Posted by Mark Pugsley.

This is a re-post of an article in Financial Advisor Magazine on how the SEC is increasingly looking into affinity fraud issues:


Social media and the Internet are making it easier for people to commit affinity fraud — when a person uses a common bond he has with others to cheat them out of their money, says SEC Chairwoman Mary L. Schapiro.

U.S. Attorneys in several states have made arrests recently in cases in which a Jewish person misused trust from a close-knit Jewish community or someone infiltrated an elderly community to build enough trust to sell fraudulent investments.

“Religious groups or ethnic groups can be a hot bed for these types of fraud,” says Owen Donley, chief counsel of investor education and advocacy. “We put out publications and use social media to fight this. I would hope this type of fraud is not something an advisor would fall for, but it is something advisors can help their clients watch out for.

“We warn investors to look for red flags. Anything that purports to guarantee a high profit with little or no risk is almost always a fraud,” Donley says. “A potential investor should not take for granted that because someone has a common background they can be trusted. Don’t be pushed into anything and, if you feel pressured, do not do it.”

Schapiro added in a recent speech at the Finra Investor Education Foundation conference, “In these cases, fraudsters often rely on group members to provide recommendations and word-of-mouth advertising that brings in new victims.” Affinity fraud is an “area of particular interest to enforcement.”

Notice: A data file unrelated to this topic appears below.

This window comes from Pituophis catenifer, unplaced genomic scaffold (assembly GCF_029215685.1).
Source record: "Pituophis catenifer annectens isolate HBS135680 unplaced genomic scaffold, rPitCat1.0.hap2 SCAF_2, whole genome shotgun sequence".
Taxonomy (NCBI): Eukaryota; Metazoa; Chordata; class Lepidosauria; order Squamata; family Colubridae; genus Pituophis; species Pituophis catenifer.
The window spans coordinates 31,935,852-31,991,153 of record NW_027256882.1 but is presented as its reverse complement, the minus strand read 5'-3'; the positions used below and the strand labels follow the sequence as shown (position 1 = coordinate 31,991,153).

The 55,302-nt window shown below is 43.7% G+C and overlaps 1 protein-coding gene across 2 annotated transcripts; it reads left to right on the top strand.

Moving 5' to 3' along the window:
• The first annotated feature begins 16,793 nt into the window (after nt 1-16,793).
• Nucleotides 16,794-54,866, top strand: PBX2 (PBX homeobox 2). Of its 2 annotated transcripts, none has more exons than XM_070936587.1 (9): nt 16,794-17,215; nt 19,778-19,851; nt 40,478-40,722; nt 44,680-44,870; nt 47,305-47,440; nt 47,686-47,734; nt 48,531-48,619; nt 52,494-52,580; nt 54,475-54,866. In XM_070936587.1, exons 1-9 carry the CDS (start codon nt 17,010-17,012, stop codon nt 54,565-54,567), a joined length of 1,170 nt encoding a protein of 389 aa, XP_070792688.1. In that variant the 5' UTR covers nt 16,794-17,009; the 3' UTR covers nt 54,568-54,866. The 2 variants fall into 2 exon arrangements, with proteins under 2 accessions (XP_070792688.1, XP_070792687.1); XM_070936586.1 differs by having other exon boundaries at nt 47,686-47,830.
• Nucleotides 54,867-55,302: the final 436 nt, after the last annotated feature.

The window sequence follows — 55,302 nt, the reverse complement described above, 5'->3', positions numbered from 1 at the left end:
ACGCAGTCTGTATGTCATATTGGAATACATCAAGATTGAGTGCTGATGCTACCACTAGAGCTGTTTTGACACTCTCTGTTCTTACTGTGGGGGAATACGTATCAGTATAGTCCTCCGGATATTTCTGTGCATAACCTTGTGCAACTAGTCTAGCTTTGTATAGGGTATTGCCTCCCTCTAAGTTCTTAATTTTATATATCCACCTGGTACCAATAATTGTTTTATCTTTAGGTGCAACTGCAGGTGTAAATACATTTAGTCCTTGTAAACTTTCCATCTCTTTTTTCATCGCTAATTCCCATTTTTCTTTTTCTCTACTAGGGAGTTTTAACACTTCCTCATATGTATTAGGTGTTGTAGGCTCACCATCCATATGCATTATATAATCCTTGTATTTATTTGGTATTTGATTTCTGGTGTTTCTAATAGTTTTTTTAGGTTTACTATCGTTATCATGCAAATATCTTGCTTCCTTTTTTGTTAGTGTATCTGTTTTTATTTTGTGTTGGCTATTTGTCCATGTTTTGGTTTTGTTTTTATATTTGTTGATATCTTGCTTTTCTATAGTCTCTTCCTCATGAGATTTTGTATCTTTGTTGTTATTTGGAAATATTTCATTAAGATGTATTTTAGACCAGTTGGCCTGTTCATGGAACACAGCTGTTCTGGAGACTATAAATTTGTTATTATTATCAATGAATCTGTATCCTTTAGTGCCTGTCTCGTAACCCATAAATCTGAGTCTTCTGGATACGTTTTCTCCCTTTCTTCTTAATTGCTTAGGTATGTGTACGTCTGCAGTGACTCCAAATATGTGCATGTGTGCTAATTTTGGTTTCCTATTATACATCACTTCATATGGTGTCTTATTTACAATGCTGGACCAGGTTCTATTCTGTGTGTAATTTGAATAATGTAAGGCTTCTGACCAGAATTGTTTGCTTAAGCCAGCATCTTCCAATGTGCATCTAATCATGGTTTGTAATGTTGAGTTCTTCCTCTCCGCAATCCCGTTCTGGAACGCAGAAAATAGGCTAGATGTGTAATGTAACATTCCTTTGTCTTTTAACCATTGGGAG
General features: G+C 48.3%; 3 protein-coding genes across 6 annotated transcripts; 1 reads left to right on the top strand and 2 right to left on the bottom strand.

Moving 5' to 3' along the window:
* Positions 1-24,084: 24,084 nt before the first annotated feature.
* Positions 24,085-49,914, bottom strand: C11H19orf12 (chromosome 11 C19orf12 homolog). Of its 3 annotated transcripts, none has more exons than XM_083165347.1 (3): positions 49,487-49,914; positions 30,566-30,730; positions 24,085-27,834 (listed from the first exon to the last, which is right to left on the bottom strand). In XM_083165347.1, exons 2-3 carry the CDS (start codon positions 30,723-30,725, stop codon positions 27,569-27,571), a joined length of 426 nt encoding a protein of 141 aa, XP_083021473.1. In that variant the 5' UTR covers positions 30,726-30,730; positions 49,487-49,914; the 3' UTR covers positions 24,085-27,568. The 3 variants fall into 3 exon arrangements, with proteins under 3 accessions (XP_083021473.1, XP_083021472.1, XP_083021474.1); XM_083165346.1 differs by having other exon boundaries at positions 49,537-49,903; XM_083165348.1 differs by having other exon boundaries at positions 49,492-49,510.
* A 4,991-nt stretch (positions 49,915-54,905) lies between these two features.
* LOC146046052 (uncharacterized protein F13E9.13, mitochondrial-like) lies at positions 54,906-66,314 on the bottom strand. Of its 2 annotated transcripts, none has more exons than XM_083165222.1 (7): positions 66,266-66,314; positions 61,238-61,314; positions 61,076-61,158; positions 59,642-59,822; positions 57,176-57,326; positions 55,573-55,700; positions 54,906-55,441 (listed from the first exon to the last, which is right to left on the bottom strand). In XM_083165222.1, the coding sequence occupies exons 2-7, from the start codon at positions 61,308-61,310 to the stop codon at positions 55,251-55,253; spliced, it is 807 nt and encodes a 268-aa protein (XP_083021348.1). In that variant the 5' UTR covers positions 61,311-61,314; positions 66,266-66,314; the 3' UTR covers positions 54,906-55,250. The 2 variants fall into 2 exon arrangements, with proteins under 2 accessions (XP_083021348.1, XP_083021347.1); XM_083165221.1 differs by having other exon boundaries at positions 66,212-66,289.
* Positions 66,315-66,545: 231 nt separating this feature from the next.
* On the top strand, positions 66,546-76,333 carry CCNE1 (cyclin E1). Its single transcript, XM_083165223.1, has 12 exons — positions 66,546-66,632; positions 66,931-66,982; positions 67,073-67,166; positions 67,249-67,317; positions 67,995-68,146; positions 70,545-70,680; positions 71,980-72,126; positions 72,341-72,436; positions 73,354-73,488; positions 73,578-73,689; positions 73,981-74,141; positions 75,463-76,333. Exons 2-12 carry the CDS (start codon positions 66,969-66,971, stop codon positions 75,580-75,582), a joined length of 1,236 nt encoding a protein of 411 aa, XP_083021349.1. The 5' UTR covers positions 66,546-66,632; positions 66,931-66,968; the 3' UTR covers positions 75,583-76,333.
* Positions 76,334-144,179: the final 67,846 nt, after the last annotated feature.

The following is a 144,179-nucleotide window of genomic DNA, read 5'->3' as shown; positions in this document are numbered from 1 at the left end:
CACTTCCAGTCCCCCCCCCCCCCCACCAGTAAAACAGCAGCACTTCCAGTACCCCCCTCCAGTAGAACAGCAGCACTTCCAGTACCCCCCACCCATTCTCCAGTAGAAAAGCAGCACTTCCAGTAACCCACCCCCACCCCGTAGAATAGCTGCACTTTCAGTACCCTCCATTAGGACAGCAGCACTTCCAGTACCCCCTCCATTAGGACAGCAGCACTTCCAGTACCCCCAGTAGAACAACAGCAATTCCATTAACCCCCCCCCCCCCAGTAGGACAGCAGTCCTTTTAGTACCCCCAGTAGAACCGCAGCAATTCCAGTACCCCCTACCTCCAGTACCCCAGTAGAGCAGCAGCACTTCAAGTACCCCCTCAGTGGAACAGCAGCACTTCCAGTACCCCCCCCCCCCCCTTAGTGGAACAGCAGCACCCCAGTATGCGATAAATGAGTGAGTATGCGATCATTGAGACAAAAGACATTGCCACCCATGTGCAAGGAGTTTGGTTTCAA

Likewise the Microcap Fraud Working Group is one that brings together the Division of Enforcement and the Office of Compliance Inspections and Examinations in a coordinated, proactive approach to detect and deter fraud involving microcap securities.

Microcap stocks usually have a market capitalization of roughly $300 million or less and the stocks often sell for very low prices and are highly volatile.

“This type of fraud is often perpetuated through ‘pump and dump’ schemes, in which the securities are promoted, or pumped, through the release of false and misleading information, while insiders profit by selling, or dumping, the promoted stock to the public,” Schapiro says. The SEC has shut down several operations of this nature this year.

“Last January, we brought a case against a New York fraudster who was pushing millions of shares of penny stocks on his Web site and posting price predictions with no basis in reality,” Schapiro says. “While these promotional efforts brought dramatic, but temporary, increases in volume and price, the perpetrator sold shares from his personal account, earning almost $3 million in profits.”

Like affinity fraud, the Internet makes promoting these types of operations more widespread and quicker, Donley adds. “There is a need for small companies to be able to raise money but because accurate information about microcap stocks can be difficult to find, investors have to be especially careful.”

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